Here is the précis of my dissertation:
“This Mark of a Standing Human Figure Poised to Embrace”:
A Constructive Theology of Social Responsibility, Nonviolence & Nonconformity
by Malinda Elizabeth Berry
This dissertation makes a contribution to Christian political theology (broadly) and Mennonite peace theology (particularly) by arguing for shalom political theology developed using the work of three figures: Reinhold Niebuhr (1892–1971), Martin Luther King Jr. (1929–1968), and Doris Janzen Longacre (1940–1979). Shalom political theology roots a commitment to peace, justice, and nonviolence and a feminist/womanist reconstruction of nonconformity in a theological anthropology that takes sin and power dynamics seriously. The rationale for such an approach comes as a response to often-employed and overly-simplistic biblical hermeneutics that identify the Christian call to pacifism with Jesus’ words in the Gospels commanding us to love our enemies. Rejecting this simplistic approach to a complex set of theological and ethical questions also involves rejecting the ideological trappings of “pacifism,” opting instead for language that describes the nature of one’s commitment to the path of nonviolence. Such language underscores the inevitability of moral ambiguity in matters of social justice, social responsibility, and social engagement rather than setting those inevitabilities aside.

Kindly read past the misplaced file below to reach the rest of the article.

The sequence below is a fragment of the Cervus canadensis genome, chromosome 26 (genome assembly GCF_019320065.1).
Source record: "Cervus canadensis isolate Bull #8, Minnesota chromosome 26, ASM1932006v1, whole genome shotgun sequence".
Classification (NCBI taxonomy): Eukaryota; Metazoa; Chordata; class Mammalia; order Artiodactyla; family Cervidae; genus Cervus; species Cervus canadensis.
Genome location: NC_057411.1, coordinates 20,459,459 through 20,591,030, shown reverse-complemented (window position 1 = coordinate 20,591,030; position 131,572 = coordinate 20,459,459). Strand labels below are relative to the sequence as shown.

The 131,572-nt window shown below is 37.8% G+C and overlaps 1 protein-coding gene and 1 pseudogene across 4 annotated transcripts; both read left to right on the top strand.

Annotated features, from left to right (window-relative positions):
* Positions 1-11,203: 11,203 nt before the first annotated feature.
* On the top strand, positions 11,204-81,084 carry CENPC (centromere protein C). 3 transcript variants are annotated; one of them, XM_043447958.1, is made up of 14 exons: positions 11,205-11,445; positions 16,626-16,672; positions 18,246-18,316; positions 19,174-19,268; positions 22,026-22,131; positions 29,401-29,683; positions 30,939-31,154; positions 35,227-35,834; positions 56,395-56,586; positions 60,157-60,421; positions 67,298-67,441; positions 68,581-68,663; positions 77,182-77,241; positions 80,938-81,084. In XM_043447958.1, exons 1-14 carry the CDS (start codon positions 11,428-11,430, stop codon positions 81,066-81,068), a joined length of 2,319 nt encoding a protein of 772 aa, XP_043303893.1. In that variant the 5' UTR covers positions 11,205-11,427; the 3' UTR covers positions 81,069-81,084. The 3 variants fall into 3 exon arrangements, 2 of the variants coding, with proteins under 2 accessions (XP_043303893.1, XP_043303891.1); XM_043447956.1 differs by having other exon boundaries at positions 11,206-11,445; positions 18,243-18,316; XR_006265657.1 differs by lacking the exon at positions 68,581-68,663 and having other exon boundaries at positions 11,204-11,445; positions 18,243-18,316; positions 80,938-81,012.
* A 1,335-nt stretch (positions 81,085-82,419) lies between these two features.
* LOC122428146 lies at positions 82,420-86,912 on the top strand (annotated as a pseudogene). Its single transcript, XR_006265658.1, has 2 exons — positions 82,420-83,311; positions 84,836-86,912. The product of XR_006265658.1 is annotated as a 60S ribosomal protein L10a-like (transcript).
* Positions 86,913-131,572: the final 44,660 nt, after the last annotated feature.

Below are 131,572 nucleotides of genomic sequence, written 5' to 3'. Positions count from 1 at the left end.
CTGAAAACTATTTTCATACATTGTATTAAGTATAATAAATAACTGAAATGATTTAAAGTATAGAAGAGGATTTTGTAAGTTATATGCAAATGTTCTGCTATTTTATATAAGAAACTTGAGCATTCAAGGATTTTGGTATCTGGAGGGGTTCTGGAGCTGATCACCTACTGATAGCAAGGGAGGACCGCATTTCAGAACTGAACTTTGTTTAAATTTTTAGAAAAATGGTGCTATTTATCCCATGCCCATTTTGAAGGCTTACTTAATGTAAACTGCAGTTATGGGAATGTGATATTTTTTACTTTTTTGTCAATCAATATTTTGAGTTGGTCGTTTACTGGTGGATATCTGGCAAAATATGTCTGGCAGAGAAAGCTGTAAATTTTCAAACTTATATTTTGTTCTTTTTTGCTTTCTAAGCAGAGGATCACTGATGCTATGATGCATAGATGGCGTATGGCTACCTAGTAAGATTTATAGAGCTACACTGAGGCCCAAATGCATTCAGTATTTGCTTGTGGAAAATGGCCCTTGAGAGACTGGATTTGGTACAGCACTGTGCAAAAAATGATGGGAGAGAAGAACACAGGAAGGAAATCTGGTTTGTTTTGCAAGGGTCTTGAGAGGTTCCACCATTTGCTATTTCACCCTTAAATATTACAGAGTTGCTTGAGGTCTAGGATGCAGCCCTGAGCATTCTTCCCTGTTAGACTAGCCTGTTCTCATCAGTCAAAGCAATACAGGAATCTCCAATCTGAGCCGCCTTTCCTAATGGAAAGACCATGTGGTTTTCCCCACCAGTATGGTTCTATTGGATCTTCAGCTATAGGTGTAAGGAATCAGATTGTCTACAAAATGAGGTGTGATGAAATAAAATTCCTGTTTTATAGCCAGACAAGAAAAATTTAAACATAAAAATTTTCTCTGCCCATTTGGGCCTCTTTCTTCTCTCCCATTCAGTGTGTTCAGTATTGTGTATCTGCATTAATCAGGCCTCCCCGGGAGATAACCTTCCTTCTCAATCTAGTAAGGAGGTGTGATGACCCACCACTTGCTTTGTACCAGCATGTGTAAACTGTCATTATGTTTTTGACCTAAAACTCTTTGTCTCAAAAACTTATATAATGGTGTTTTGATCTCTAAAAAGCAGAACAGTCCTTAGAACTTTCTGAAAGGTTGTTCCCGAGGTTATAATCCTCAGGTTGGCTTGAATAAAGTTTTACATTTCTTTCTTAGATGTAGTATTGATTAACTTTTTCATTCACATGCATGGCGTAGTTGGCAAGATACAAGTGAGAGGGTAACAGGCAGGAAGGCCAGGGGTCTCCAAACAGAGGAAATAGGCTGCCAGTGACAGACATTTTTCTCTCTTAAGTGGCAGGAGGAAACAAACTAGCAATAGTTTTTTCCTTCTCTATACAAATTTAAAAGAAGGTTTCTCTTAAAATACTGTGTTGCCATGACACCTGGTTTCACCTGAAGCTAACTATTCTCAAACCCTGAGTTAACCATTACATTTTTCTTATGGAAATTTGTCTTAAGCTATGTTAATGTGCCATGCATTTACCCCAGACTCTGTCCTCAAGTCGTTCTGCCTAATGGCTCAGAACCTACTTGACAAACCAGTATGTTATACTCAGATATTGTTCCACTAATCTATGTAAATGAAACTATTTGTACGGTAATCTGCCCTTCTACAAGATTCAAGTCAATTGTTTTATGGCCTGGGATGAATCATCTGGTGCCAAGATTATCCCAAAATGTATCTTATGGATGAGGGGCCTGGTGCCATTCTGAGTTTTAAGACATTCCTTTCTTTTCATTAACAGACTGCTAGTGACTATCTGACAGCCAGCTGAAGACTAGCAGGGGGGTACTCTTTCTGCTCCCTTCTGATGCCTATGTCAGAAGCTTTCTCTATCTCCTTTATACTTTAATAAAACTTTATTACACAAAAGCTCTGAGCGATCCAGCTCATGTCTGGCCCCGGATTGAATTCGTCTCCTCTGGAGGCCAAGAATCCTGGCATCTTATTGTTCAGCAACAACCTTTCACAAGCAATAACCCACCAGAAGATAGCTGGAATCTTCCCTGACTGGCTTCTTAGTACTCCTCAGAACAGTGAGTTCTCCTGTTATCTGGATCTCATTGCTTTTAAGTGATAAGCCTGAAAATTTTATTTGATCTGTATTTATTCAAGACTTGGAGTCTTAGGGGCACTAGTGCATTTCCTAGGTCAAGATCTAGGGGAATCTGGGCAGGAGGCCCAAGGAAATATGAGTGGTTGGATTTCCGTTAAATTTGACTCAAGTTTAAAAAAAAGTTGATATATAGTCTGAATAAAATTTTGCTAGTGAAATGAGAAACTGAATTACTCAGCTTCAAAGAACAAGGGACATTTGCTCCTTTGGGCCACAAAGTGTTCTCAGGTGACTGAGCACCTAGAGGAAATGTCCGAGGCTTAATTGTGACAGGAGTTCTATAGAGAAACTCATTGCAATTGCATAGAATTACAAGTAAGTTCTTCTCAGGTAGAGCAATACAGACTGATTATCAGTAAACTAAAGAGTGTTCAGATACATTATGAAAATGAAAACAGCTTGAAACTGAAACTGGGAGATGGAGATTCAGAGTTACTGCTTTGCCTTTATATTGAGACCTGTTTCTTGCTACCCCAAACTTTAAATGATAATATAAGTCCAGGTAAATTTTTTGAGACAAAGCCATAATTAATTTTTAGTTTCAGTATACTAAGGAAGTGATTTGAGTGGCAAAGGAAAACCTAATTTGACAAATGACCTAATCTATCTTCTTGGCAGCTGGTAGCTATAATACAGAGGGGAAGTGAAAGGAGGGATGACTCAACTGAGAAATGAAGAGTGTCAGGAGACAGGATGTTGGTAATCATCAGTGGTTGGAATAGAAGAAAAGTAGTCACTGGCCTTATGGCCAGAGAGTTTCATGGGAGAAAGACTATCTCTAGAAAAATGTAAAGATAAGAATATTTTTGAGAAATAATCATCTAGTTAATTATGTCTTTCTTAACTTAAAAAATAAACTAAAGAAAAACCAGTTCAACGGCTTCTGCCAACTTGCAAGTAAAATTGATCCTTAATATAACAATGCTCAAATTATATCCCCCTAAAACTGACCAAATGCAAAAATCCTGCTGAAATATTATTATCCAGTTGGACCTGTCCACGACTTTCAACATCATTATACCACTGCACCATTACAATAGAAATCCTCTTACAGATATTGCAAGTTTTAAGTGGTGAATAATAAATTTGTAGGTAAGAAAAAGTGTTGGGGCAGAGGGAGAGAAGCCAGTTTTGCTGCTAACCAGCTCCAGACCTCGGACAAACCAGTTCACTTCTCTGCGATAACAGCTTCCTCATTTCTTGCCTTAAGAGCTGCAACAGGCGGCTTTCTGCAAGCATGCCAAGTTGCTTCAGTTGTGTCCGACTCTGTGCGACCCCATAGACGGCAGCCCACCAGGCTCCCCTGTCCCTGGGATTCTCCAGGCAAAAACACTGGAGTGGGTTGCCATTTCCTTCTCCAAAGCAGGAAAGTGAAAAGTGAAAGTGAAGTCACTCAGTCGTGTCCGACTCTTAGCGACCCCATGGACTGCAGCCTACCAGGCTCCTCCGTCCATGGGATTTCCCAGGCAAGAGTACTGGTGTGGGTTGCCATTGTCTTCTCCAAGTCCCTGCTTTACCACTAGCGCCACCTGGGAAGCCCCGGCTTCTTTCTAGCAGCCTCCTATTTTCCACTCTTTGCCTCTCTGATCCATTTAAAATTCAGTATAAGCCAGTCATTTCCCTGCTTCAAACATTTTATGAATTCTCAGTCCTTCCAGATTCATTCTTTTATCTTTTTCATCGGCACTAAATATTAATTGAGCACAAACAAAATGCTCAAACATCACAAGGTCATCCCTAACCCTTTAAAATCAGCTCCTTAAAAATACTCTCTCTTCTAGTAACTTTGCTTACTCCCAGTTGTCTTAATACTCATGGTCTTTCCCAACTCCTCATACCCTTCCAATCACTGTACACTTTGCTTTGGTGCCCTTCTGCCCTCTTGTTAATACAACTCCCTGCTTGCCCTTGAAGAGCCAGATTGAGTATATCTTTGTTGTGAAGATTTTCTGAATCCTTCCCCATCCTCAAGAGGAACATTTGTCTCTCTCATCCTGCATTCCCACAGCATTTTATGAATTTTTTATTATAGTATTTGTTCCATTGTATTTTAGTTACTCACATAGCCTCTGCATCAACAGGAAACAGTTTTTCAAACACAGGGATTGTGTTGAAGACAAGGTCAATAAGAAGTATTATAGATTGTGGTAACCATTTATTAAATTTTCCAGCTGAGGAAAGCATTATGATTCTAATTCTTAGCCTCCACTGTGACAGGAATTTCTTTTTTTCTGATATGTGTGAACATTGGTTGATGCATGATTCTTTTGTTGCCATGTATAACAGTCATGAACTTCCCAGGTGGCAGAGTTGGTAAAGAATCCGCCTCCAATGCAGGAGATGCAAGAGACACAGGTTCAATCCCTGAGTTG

After outlining the context, primary need, and biblical foundations for a shalom political theology, the discussion turns to the interlocking components of the proposed theological construction: Niebuhr’s theological anthropology in the Christian realist tradition, King’s articulation of Christian nonviolence in the personalist tradition, and Longacre’s nonconformity in the Anabaptist tradition. This three-fold synthesis demonstrates the possibility of and necessity for Christians committed to understanding God’s great shalom as heart of the gospel message to articulate their conviction in a way that takes human nature and human sin seriously, affirms a liberative metaphysics of justice and nonviolence, and anticipates personal and communal transformation through the practice of nonconformity.
In a time when human beings long for meaningful relationships while feasting on polemical soundbites that do not promote self-reflection and communal renewal, the significance of this project comes from (1) the author’s approach to cultivating her own subjectivity and (2) the “community” of thinkers she uses to develop a theoethical schema for assessing the links between power dynamics, resource allocation, and belief about God’s intention for the world. Ultimately, she invites us to consider how God is embracing the world in and through us.
(You can find a copy of my dissertation on Academia.edu.)
photo | “Tulip Era in the Ottoman Empire” by Kıvanç Niş | CreativeCommons License: CC-BY 4.0